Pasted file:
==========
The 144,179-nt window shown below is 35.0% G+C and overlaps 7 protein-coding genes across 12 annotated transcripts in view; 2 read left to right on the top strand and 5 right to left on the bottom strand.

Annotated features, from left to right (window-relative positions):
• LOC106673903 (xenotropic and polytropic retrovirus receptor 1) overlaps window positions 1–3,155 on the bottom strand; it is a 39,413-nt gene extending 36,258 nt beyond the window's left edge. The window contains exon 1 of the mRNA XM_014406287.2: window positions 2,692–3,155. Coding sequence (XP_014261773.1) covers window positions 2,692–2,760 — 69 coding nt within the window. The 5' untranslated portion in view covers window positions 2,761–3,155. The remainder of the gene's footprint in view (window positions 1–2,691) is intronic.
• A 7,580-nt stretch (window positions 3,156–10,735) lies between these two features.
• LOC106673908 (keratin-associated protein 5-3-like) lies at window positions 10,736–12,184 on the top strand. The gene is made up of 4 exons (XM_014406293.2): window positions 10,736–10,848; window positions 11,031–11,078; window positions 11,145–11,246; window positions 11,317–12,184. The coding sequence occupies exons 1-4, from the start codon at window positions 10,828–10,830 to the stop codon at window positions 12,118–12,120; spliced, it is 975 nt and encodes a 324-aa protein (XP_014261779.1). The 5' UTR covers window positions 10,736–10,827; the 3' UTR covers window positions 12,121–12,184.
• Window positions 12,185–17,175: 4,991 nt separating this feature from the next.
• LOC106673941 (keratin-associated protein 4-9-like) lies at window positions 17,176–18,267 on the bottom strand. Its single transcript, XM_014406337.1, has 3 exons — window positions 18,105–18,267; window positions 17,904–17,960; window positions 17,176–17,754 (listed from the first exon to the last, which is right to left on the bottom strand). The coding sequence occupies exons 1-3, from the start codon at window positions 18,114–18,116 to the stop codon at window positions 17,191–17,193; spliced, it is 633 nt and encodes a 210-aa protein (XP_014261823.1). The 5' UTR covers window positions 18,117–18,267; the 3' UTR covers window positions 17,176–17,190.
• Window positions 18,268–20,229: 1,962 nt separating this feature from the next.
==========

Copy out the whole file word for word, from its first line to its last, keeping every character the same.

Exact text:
The 144,179-nt window shown below is 35.0% G+C and overlaps 7 protein-coding genes across 12 annotated transcripts in view; 2 read left to right on the top strand and 5 right to left on the bottom strand.

Annotated features, from left to right (window-relative positions):
• LOC106673903 (xenotropic and polytropic retrovirus receptor 1) overlaps window positions 1–3,155 on the bottom strand; it is a 39,413-nt gene extending 36,258 nt beyond the window's left edge. The window contains exon 1 of the mRNA XM_014406287.2: window positions 2,692–3,155. Coding sequence (XP_014261773.1) covers window positions 2,692–2,760 — 69 coding nt within the window. The 5' untranslated portion in view covers window positions 2,761–3,155. The remainder of the gene's footprint in view (window positions 1–2,691) is intronic.
• A 7,580-nt stretch (window positions 3,156–10,735) lies between these two features.
• LOC106673908 (keratin-associated protein 5-3-like) lies at window positions 10,736–12,184 on the top strand. The gene is made up of 4 exons (XM_014406293.2): window positions 10,736–10,848; window positions 11,031–11,078; window positions 11,145–11,246; window positions 11,317–12,184. The coding sequence occupies exons 1-4, from the start codon at window positions 10,828–10,830 to the stop codon at window positions 12,118–12,120; spliced, it is 975 nt and encodes a 324-aa protein (XP_014261779.1). The 5' UTR covers window positions 10,736–10,827; the 3' UTR covers window positions 12,121–12,184.
• Window positions 12,185–17,175: 4,991 nt separating this feature from the next.
• LOC106673941 (keratin-associated protein 4-9-like) lies at window positions 17,176–18,267 on the bottom strand. Its single transcript, XM_014406337.1, has 3 exons — window positions 18,105–18,267; window positions 17,904–17,960; window positions 17,176–17,754 (listed from the first exon to the last, which is right to left on the bottom strand). The coding sequence occupies exons 1-3, from the start codon at window positions 18,114–18,116 to the stop codon at window positions 17,191–17,193; spliced, it is 633 nt and encodes a 210-aa protein (XP_014261823.1). The 5' UTR covers window positions 18,117–18,267; the 3' UTR covers window positions 17,176–17,190.
• Window positions 18,268–20,229: 1,962 nt separating this feature from the next.